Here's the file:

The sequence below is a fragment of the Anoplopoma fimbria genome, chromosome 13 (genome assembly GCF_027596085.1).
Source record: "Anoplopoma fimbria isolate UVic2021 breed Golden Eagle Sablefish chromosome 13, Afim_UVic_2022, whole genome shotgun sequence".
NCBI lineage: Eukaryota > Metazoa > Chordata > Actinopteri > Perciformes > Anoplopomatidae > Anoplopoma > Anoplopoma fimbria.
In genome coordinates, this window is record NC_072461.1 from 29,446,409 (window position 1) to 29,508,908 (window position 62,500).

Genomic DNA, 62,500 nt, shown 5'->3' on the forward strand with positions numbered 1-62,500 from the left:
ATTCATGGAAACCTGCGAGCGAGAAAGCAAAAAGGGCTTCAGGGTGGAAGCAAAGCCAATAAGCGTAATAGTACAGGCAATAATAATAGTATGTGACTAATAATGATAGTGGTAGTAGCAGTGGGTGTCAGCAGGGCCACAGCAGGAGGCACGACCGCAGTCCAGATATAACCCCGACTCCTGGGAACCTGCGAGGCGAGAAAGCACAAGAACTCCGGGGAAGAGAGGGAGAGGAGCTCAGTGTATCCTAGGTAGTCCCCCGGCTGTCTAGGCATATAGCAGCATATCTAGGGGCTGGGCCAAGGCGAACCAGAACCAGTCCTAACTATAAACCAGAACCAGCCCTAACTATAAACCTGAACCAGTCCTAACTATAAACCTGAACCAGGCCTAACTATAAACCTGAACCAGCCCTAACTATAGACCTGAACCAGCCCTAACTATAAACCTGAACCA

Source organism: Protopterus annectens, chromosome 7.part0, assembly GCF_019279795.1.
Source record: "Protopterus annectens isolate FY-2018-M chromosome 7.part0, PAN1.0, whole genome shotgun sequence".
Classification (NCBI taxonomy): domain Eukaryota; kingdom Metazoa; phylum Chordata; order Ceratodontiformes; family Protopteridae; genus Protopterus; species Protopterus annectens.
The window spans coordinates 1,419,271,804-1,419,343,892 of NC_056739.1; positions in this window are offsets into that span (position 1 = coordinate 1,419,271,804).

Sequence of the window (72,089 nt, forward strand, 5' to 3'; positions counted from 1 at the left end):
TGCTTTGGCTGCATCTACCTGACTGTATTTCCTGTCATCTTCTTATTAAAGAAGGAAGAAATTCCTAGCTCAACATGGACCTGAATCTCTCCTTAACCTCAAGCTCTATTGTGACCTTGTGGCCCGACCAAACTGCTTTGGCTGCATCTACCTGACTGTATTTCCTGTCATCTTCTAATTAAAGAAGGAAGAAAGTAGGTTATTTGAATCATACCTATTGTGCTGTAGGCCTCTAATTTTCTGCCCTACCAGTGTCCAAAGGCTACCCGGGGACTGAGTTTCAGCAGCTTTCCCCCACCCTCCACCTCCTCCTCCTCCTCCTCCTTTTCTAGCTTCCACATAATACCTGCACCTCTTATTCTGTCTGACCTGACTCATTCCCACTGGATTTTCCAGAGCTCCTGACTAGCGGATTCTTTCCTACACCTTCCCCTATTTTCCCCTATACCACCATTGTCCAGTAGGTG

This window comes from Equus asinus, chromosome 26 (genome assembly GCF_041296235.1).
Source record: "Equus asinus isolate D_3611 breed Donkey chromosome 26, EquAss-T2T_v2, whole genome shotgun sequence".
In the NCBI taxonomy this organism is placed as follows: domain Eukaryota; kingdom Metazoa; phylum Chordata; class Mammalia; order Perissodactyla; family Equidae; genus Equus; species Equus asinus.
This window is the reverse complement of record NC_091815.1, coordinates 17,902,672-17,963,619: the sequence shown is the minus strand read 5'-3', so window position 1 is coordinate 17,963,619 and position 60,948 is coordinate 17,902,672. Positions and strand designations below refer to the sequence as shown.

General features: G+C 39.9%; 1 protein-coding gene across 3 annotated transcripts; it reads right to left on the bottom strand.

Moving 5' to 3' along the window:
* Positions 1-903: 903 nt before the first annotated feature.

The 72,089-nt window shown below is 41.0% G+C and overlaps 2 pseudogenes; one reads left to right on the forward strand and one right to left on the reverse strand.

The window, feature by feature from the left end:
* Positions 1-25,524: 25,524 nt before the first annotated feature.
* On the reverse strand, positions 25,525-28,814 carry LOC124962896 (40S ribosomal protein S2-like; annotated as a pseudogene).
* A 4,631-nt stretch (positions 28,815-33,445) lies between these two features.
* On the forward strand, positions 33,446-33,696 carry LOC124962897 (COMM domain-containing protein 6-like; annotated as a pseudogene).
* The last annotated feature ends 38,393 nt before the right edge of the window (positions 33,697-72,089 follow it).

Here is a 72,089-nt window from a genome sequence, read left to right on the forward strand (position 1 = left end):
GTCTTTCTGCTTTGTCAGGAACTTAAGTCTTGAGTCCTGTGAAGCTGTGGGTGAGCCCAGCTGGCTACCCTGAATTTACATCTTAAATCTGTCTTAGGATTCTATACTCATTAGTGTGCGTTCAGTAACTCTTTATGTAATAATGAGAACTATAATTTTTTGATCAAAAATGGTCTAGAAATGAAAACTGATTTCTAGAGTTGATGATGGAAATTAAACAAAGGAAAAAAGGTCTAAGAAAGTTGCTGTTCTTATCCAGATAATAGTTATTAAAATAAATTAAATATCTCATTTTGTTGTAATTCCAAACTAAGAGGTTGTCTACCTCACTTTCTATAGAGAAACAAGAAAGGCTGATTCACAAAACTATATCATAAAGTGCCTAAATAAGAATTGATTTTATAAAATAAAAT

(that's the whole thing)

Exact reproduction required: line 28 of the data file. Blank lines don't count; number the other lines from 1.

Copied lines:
GTCTTTCTGCTTTGTCAGGAACTTAAGTCTTGAGTCCTGTGAAGCTGTGGGTGAGCCCAGCTGGCTACCCTGAATTTACATCTTAAATCTGTCTTAGGATTCTATACTCATTAGTGTGCGTTCAGTAACTCTTTATGTAATAATGAGAACTATAATTTTTTGATCAAAAATGGTCTAGAAATGAAAACTGATTTCTAGAGTTGATGATGGAAATTAAACAAAGGAAAAAAGGTCTAAGAAAGTTGCTGTTCTTATCCAGATAATAGTTATTAAAATAAATTAAATATCTCATTTTGTTGTAATTCCAAACTAAGAGGTTGTCTACCTCACTTTCTATAGAGAAACAAGAAAGGCTGATTCACAAAACTATATCATAAAGTGCCTAAATAAGAATTGATTTTATAAAATAAAAT